Here $\pi(x;q,a)$ is the number of primes $\le x$ in the progression $a$
modulo $q$. It is known that for fixed $q$, all of the functions
$\pi(x;q,a)$ with $\text{gcd}(a,q)=1$ are asymptotic to $x/(\phi(q)\log
x)$, but curious inequities occur. For instance, $\pi(x;4;3) > \pi(x;4,1)$
for "most" x. The behavior of such inequities is closely linked to
the distribution of non-trivial zeros of Dirichlet L-functions.

**November 15
Michael Knapp (University of Rochester)**

*Artin's Conjecture on Forms in Many Variables*

Consider a system of homogeneous polynomials in many variables with
integral coefficients. A conjecture attributed to Artin states that
this system will have a nontrivial simultaneous zero in p-adic integers
for every prime p provided only that the number of variables is sufficiently
large in terms of the degrees of the polynomials, and proposes a specific
bound on how many variables suffice. We will begin this talk by discussing
the extent to which the conjecture is true and mentioning some related
problems. Then we will specialize to the case in which all of the
polynomials are additive (ie. have no cross terms) and discuss some recent
results in this situation.

**November 29
Eric Freeman (Institute for Advanced Study, Princeton)**

*Systems of Diophantine equations and inequalities*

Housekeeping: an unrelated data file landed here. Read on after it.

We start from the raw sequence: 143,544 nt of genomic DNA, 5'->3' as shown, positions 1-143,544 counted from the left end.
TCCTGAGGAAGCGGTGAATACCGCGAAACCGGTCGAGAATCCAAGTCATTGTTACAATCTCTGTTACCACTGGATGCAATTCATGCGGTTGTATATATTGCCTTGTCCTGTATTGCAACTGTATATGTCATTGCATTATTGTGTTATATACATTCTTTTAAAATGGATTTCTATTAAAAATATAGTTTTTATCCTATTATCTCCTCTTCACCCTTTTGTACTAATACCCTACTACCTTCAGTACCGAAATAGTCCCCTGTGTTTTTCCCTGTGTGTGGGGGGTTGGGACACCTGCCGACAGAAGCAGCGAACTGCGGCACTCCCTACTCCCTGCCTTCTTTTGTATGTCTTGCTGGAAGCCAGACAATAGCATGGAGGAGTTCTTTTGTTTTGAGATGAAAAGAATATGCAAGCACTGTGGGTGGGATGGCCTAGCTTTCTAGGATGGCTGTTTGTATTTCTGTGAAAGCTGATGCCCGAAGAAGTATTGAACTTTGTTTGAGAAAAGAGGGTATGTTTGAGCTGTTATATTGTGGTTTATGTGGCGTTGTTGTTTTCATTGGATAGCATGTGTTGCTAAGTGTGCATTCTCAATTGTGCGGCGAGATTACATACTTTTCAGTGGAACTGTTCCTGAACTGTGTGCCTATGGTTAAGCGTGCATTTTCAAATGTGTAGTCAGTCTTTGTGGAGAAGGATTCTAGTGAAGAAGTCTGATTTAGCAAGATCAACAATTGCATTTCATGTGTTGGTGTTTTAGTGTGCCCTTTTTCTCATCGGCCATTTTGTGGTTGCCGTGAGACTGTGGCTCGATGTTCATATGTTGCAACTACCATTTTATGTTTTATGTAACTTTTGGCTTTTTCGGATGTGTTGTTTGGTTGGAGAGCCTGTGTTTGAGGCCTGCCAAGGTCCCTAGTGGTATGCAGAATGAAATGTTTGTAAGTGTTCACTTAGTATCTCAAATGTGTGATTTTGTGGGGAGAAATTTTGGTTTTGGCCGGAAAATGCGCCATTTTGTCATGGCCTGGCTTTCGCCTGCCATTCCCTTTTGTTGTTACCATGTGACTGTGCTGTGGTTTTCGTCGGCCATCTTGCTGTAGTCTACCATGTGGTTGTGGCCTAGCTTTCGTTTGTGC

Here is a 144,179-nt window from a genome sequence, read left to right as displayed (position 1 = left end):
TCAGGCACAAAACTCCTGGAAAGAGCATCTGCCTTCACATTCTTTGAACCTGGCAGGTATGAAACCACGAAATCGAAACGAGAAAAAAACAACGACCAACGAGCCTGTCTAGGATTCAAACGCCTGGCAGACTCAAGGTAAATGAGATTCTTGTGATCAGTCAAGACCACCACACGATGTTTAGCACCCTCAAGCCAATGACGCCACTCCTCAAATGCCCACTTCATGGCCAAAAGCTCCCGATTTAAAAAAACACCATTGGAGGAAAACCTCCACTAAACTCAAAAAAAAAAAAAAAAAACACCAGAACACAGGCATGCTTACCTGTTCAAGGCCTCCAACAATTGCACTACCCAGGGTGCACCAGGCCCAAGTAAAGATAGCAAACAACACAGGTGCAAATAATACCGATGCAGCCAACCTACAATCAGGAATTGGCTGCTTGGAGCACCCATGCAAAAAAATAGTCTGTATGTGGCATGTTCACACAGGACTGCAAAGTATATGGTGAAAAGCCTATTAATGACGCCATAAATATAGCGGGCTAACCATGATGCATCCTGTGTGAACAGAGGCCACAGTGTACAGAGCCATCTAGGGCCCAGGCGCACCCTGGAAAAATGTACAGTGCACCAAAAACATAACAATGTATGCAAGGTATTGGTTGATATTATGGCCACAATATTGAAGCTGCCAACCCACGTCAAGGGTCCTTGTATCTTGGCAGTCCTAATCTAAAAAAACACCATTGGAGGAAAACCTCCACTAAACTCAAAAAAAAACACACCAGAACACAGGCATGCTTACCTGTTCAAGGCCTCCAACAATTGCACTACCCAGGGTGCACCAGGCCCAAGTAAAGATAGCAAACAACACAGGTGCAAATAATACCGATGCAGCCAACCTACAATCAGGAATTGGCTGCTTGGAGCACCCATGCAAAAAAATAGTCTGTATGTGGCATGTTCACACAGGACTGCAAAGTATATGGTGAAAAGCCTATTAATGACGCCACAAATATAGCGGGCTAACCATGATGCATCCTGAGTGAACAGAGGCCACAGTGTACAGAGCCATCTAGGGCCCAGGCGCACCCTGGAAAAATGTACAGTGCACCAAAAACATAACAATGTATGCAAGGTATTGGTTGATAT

A Diophantine inequality is an inequality of the type $|F(\bf x)|< \epsilon$, where $F(\bf x)$ is a polynomial with real coefficients, and where we seek an integral vector solution $\bf x$. We consider certain combined systems, comprised of both Diophantine equations and inequalities. By considering these systems, we are able to show that certain systems of diagonal Diophantine inequalities of even degree have solutions.

The talk will include a presentation of the above work, but we will
also spend a significant portion of the time discussing some related results
and ideas.

**December 6
Robert Vaughan (PSU)**

*Conference Report and Open Problem Session***
**

I will start by giving a brief report on the talks given at the Richard
Hall retirement meeting at the University of York in October, and then
start an open problem session by describing some conjectures. Please
bring along your conjectures and be prepared to say something about them!